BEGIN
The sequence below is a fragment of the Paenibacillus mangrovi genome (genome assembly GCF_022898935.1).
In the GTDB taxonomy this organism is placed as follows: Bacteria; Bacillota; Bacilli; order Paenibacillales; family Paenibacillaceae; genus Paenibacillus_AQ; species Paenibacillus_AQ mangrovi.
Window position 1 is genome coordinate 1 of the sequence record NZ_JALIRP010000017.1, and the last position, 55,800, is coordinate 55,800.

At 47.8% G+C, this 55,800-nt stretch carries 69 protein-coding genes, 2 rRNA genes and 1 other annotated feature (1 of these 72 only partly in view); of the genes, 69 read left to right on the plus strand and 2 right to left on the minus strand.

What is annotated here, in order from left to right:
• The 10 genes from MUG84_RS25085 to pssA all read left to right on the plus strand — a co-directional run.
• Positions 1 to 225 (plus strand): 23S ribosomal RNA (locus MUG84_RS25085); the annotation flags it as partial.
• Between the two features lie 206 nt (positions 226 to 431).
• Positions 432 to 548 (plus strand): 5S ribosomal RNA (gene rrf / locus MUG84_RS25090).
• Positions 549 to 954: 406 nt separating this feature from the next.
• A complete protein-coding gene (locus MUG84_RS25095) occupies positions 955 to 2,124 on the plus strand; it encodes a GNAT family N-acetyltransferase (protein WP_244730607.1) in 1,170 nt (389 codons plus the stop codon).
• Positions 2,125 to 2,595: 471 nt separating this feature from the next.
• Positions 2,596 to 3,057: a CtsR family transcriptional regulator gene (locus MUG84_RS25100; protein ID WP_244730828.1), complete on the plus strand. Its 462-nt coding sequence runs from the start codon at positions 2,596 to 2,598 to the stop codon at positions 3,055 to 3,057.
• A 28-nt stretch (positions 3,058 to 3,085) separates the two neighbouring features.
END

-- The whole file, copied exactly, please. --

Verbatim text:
The sequence below is a fragment of the Paenibacillus mangrovi genome (genome assembly GCF_022898935.1).
In the GTDB taxonomy this organism is placed as follows: Bacteria; Bacillota; Bacilli; order Paenibacillales; family Paenibacillaceae; genus Paenibacillus_AQ; species Paenibacillus_AQ mangrovi.
Window position 1 is genome coordinate 1 of the sequence record NZ_JALIRP010000017.1, and the last position, 55,800, is coordinate 55,800.

At 47.8% G+C, this 55,800-nt stretch carries 69 protein-coding genes, 2 rRNA genes and 1 other annotated feature (1 of these 72 only partly in view); of the genes, 69 read left to right on the plus strand and 2 right to left on the minus strand.

What is annotated here, in order from left to right:
• The 10 genes from MUG84_RS25085 to pssA all read left to right on the plus strand — a co-directional run.
• Positions 1 to 225 (plus strand): 23S ribosomal RNA (locus MUG84_RS25085); the annotation flags it as partial.
• Between the two features lie 206 nt (positions 226 to 431).
• Positions 432 to 548 (plus strand): 5S ribosomal RNA (gene rrf / locus MUG84_RS25090).
• Positions 549 to 954: 406 nt separating this feature from the next.
• A complete protein-coding gene (locus MUG84_RS25095) occupies positions 955 to 2,124 on the plus strand; it encodes a GNAT family N-acetyltransferase (protein WP_244730607.1) in 1,170 nt (389 codons plus the stop codon).
• Positions 2,125 to 2,595: 471 nt separating this feature from the next.
• Positions 2,596 to 3,057: a CtsR family transcriptional regulator gene (locus MUG84_RS25100; protein ID WP_244730828.1), complete on the plus strand. Its 462-nt coding sequence runs from the start codon at positions 2,596 to 2,598 to the stop codon at positions 3,055 to 3,057.
• A 28-nt stretch (positions 3,058 to 3,085) separates the two neighbouring features.